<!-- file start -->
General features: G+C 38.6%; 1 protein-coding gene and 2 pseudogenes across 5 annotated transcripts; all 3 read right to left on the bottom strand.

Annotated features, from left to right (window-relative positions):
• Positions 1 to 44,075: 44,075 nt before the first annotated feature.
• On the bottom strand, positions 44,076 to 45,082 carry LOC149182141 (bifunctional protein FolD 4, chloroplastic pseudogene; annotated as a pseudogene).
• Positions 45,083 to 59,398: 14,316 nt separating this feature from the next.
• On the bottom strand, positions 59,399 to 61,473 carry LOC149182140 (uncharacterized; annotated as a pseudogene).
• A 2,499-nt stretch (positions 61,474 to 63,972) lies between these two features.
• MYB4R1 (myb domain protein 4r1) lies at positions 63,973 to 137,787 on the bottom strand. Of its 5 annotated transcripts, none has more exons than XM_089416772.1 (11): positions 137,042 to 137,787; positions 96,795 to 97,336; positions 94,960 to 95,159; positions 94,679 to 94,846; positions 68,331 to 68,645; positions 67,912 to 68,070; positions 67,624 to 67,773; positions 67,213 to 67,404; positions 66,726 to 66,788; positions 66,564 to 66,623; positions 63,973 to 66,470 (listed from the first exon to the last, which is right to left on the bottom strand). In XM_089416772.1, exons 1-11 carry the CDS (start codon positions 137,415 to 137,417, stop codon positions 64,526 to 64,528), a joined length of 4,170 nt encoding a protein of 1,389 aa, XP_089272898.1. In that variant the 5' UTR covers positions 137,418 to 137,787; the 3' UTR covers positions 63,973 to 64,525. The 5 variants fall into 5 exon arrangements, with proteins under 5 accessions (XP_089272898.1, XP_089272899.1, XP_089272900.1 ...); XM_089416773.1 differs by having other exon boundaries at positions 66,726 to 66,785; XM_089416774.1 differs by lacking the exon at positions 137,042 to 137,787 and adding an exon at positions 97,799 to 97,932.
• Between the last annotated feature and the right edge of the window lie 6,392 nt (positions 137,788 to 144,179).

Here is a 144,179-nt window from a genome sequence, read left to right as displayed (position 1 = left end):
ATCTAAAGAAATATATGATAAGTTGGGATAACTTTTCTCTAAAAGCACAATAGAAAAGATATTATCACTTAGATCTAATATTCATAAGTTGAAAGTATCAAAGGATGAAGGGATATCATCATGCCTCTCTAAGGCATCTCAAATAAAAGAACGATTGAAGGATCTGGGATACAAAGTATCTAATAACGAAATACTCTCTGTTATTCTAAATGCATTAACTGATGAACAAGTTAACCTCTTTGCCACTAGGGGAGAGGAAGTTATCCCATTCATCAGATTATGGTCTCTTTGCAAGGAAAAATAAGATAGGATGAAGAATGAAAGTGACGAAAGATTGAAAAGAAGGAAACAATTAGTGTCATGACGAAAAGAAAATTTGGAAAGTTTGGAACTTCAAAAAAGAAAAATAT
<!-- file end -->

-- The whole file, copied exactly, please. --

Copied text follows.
General features: G+C 38.6%; 1 protein-coding gene and 2 pseudogenes across 5 annotated transcripts; all 3 read right to left on the bottom strand.

Annotated features, from left to right (window-relative positions):
• Positions 1 to 44,075: 44,075 nt before the first annotated feature.
• On the bottom strand, positions 44,076 to 45,082 carry LOC149182141 (bifunctional protein FolD 4, chloroplastic pseudogene; annotated as a pseudogene).
• Positions 45,083 to 59,398: 14,316 nt separating this feature from the next.
• On the bottom strand, positions 59,399 to 61,473 carry LOC149182140 (uncharacterized; annotated as a pseudogene).
• A 2,499-nt stretch (positions 61,474 to 63,972) lies between these two features.
• MYB4R1 (myb domain protein 4r1) lies at positions 63,973 to 137,787 on the bottom strand. Of its 5 annotated transcripts, none has more exons than XM_089416772.1 (11): positions 137,042 to 137,787; positions 96,795 to 97,336; positions 94,960 to 95,159; positions 94,679 to 94,846; positions 68,331 to 68,645; positions 67,912 to 68,070; positions 67,624 to 67,773; positions 67,213 to 67,404; positions 66,726 to 66,788; positions 66,564 to 66,623; positions 63,973 to 66,470 (listed from the first exon to the last, which is right to left on the bottom strand). In XM_089416772.1, exons 1-11 carry the CDS (start codon positions 137,415 to 137,417, stop codon positions 64,526 to 64,528), a joined length of 4,170 nt encoding a protein of 1,389 aa, XP_089272898.1. In that variant the 5' UTR covers positions 137,418 to 137,787; the 3' UTR covers positions 63,973 to 64,525. The 5 variants fall into 5 exon arrangements, with proteins under 5 accessions (XP_089272898.1, XP_089272899.1, XP_089272900.1 ...); XM_089416773.1 differs by having other exon boundaries at positions 66,726 to 66,785; XM_089416774.1 differs by lacking the exon at positions 137,042 to 137,787 and adding an exon at positions 97,799 to 97,932.
• Between the last annotated feature and the right edge of the window lie 6,392 nt (positions 137,788 to 144,179).

Here is a 144,179-nt window from a genome sequence, read left to right as displayed (position 1 = left end):
ATCTAAAGAAATATATGATAAGTTGGGATAACTTTTCTCTAAAAGCACAATAGAAAAGATATTATCACTTAGATCTAATATTCATAAGTTGAAAGTATCAAAGGATGAAGGGATATCATCATGCCTCTCTAAGGCATCTCAAATAAAAGAACGATTGAAGGATCTGGGATACAAAGTATCTAATAACGAAATACTCTCTGTTATTCTAAATGCATTAACTGATGAACAAGTTAACCTCTTTGCCACTAGGGGAGAGGAAGTTATCCCATTCATCAGATTATGGTCTCTTTGCAAGGAAAAATAAGATAGGATGAAGAATGAAAGTGACGAAAGATTGAAAAGAAGGAAACAATTAGTGTCATGACGAAAAGAAAATTTGGAAAGTTTGGAACTTCAAAAAAGAAAAATAT